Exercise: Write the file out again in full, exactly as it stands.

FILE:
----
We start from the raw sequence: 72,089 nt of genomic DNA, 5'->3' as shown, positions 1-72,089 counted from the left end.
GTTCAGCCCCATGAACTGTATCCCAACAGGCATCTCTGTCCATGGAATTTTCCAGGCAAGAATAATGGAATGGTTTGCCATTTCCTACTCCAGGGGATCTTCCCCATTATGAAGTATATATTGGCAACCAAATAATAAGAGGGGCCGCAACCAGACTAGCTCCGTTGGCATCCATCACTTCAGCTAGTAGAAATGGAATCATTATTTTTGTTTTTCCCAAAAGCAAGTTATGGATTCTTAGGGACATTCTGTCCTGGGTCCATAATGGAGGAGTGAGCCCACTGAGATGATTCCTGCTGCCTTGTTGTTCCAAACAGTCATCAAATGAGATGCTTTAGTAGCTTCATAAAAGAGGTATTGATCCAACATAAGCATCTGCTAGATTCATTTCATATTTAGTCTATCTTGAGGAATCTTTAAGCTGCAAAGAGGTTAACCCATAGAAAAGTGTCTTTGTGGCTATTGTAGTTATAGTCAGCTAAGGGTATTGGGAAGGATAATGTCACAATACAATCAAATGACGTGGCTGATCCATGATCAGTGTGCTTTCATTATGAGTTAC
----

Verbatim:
We start from the raw sequence: 72,089 nt of genomic DNA, 5'->3' as shown, positions 1-72,089 counted from the left end.
GTTCAGCCCCATGAACTGTATCCCAACAGGCATCTCTGTCCATGGAATTTTCCAGGCAAGAATAATGGAATGGTTTGCCATTTCCTACTCCAGGGGATCTTCCCCATTATGAAGTATATATTGGCAACCAAATAATAAGAGGGGCCGCAACCAGACTAGCTCCGTTGGCATCCATCACTTCAGCTAGTAGAAATGGAATCATTATTTTTGTTTTTCCCAAAAGCAAGTTATGGATTCTTAGGGACATTCTGTCCTGGGTCCATAATGGAGGAGTGAGCCCACTGAGATGATTCCTGCTGCCTTGTTGTTCCAAACAGTCATCAAATGAGATGCTTTAGTAGCTTCATAAAAGAGGTATTGATCCAACATAAGCATCTGCTAGATTCATTTCATATTTAGTCTATCTTGAGGAATCTTTAAGCTGCAAAGAGGTTAACCCATAGAAAAGTGTCTTTGTGGCTATTGTAGTTATAGTCAGCTAAGGGTATTGGGAAGGATAATGTCACAATACAATCAAATGACGTGGCTGATCCATGATCAGTGTGCTTTCATTATGAGTTAC